Adult blindness. Nerve damage. Kidney disease. Lower limb amputation. The leading cause of all of these conditions is diabetes. If trends continue, on in three American kids born in the year 2000 will develop it. But that doesn't mean they'll know they have the disease. Right now, seven million diabetics are undiagnosed in the U.S.
"I started getting dizzy and I started getting really tired easily," said Autumn Russ.
Autumn Russ recently received the news. Now she's a part of a study testing how a machine can assess her risk for serious diabetes' complications.
"Prior to this, the only way you could do this was actually doing a skin biopsy," said Dr. Stuart Chalew, Professor of Pediatrics LSU Health Science Center.
Pediatric endocrinologist Stuart Chalew says the screening device uses light instead of an invasive skin biopsy and lab testing to measure abnormal proteins in the skin associated with diabetes complications.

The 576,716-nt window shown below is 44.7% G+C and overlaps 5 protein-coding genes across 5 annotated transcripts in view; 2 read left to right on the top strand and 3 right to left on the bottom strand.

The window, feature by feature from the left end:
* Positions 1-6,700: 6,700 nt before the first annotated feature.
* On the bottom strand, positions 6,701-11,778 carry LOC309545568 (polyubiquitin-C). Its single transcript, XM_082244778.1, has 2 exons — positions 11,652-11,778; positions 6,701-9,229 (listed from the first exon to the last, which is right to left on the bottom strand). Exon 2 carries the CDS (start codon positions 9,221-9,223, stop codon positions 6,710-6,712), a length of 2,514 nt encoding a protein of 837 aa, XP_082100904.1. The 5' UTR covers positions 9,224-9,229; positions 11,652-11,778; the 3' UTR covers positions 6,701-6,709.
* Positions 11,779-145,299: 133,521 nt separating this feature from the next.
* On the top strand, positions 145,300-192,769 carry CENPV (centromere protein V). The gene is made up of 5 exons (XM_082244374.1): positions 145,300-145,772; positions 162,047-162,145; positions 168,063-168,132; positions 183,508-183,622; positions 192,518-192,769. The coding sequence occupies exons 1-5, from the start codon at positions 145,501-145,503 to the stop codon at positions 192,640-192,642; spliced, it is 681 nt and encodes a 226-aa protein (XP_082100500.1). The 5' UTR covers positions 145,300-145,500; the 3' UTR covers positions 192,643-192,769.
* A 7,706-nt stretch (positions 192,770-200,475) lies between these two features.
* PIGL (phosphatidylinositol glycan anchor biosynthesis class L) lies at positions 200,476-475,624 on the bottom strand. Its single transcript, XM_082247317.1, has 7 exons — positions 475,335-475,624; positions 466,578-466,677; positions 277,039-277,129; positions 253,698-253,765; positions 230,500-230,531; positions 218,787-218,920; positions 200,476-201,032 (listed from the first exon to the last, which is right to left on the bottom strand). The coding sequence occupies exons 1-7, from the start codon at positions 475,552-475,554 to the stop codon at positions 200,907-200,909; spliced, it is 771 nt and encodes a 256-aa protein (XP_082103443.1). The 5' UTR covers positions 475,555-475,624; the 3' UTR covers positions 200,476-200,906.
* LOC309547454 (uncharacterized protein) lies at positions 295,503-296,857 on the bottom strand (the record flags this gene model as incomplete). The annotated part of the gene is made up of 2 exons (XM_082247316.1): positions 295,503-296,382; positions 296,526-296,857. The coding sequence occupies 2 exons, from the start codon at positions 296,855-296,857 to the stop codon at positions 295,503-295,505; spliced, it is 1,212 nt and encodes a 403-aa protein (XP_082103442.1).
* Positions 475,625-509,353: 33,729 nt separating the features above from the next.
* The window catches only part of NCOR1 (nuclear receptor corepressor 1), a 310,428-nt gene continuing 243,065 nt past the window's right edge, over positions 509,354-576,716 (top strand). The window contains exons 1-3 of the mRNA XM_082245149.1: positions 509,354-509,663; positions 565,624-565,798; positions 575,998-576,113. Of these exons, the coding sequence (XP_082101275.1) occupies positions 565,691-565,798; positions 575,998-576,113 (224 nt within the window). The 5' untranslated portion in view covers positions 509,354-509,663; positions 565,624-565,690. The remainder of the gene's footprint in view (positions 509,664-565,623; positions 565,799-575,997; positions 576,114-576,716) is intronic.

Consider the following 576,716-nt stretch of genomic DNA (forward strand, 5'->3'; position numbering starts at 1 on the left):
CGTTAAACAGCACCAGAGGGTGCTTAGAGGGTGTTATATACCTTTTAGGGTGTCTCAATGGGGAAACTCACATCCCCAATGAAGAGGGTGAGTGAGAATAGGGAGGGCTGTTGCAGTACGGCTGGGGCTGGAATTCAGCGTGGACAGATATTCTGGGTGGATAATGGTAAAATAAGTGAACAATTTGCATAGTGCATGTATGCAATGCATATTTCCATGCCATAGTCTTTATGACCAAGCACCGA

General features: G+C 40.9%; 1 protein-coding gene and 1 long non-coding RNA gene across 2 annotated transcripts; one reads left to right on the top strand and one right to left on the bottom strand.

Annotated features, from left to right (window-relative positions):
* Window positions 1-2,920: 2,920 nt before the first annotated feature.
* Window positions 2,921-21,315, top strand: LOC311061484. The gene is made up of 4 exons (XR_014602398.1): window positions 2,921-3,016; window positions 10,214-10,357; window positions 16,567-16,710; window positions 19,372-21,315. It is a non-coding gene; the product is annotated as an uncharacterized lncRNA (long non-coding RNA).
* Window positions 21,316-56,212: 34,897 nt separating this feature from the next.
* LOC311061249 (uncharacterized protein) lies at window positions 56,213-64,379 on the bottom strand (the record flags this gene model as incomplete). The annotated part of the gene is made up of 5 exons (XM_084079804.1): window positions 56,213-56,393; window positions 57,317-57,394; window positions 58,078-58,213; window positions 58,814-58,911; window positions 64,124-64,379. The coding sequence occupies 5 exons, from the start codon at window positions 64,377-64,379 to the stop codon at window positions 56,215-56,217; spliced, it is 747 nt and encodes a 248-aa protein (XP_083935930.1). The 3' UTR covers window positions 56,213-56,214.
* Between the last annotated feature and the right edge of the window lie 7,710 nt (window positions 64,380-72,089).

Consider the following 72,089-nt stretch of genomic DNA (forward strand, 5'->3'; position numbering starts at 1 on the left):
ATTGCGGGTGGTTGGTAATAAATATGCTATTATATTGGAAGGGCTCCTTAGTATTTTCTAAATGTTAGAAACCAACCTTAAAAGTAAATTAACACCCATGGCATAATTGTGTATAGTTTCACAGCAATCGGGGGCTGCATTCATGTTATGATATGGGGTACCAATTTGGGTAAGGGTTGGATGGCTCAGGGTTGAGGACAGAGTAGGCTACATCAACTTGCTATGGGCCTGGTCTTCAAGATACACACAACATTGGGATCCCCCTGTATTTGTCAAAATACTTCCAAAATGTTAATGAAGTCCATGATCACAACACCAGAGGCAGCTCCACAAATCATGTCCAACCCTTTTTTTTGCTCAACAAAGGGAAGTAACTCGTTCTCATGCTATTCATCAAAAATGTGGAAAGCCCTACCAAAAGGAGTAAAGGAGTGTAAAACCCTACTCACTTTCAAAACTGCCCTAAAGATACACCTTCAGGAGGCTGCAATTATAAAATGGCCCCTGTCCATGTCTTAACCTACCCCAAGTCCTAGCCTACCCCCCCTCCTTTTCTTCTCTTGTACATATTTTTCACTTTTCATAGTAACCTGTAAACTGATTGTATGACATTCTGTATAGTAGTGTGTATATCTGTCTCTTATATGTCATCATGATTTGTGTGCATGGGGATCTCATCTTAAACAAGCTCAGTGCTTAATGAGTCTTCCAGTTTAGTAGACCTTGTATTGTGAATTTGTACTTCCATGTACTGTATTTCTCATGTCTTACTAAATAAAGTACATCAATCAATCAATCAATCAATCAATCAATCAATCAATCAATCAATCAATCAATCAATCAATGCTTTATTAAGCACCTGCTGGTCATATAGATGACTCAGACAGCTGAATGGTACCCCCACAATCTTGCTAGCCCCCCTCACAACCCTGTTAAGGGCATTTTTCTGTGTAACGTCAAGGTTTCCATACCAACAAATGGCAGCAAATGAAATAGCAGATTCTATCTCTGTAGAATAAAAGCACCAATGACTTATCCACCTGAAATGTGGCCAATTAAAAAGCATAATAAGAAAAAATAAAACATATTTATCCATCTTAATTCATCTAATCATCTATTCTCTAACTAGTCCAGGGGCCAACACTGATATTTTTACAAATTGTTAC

A patient puts their arm on it and in moments, the results are in. Monitoring blood glucose levels is currently one of the best way to determine risk for complication, but the machine could prove to be quicker and more effective.
"Two people with the same blood glucose may have very different levels of glycated proteins."
High levels can mean higher risk. Scientists are working on new therapies to lower those chances.
For kids like autumn - and even adults - the system could also be valuable. It's being tested as a way to quickly screen large numbers of people for diabetes without the need to draw blood.
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